KFC's New Returnable Transit Packaging developed by Viscount Plastics is driving a freight cost breakthrough.
KFC's worldwide policy specifies plastic crates over cardboard. In New Zealand however, nationwide distribution must factor in the high costs of Cook Strait crossings. The challenge for Viscount Plastics was to develop a plastic crate that would deliver cost efficiencies by significantly increasing quantities per pallet.
Working with KFC and Te Aroha chicken producer Inghams, Viscount Plastics developed a 23litre deep nesting stacking bar crate that easily outperformed KFC's previous supplier's off-the-shelf crate. The positive impact of the new crate has already been recognized with the Packaging Council Supreme Award in the 2005 Environmentally Acceptable Packaging Awards.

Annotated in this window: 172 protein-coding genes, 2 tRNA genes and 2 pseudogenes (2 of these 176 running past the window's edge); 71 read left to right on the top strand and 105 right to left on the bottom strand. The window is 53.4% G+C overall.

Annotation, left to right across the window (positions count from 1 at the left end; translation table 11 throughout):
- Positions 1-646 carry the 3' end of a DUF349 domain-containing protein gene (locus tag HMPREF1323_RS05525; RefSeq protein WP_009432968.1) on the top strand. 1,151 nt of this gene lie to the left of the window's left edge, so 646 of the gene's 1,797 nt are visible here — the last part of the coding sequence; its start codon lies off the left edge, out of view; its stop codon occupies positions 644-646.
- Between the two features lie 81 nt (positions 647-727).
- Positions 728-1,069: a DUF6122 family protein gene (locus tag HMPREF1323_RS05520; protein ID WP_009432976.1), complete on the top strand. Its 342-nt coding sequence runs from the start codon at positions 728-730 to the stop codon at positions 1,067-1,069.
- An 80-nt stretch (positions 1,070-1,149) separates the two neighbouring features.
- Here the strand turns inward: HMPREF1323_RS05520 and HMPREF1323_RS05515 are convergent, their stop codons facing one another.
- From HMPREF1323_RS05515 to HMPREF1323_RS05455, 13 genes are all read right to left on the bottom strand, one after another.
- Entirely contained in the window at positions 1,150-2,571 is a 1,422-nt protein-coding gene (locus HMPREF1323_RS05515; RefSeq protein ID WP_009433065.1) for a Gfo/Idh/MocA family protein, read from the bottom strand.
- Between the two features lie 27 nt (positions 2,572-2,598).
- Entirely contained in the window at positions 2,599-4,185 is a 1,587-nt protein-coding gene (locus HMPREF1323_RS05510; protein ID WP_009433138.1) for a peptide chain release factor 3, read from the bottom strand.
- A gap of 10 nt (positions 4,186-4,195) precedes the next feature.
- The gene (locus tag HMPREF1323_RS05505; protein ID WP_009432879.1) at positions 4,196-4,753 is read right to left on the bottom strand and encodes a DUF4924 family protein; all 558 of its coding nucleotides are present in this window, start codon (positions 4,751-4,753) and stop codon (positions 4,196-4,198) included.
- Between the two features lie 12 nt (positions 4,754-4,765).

Deep nesting to a quarter of its height achieves an impressive 200 crates per pallet ----- twice as many as the previous supplier's. Costs for Cook Strait crossings are dramatically cut, along with the elimination of 220 trucking movements annually. This equates to significant reductions in fuel usage and other operating expenses, and exhaust emissions.
The new 23litre chicken crate carries the same 16 kg as the previous supplier's 32litre crate. So that's more crates of product per pallet and the equivalent of 9litres of fresh air per crate removed from the supply chain.
KFC and Inghams report high levels of satisfaction with the deep nesting 23litre chicken crate. In KFC outlets it achieves a 25% increase in product stored in chillers. When empty it also makes more efficient use of available storage space.
Inghams' Plant Manager Adrian Revell says the crate's base makes life easier for him through being specifically designed for conveyor transfers. Distribution Manager Brian Tolson describes the crate is a quantum leap in assembling orders and stacking on pallets, relative to cardboard packaging.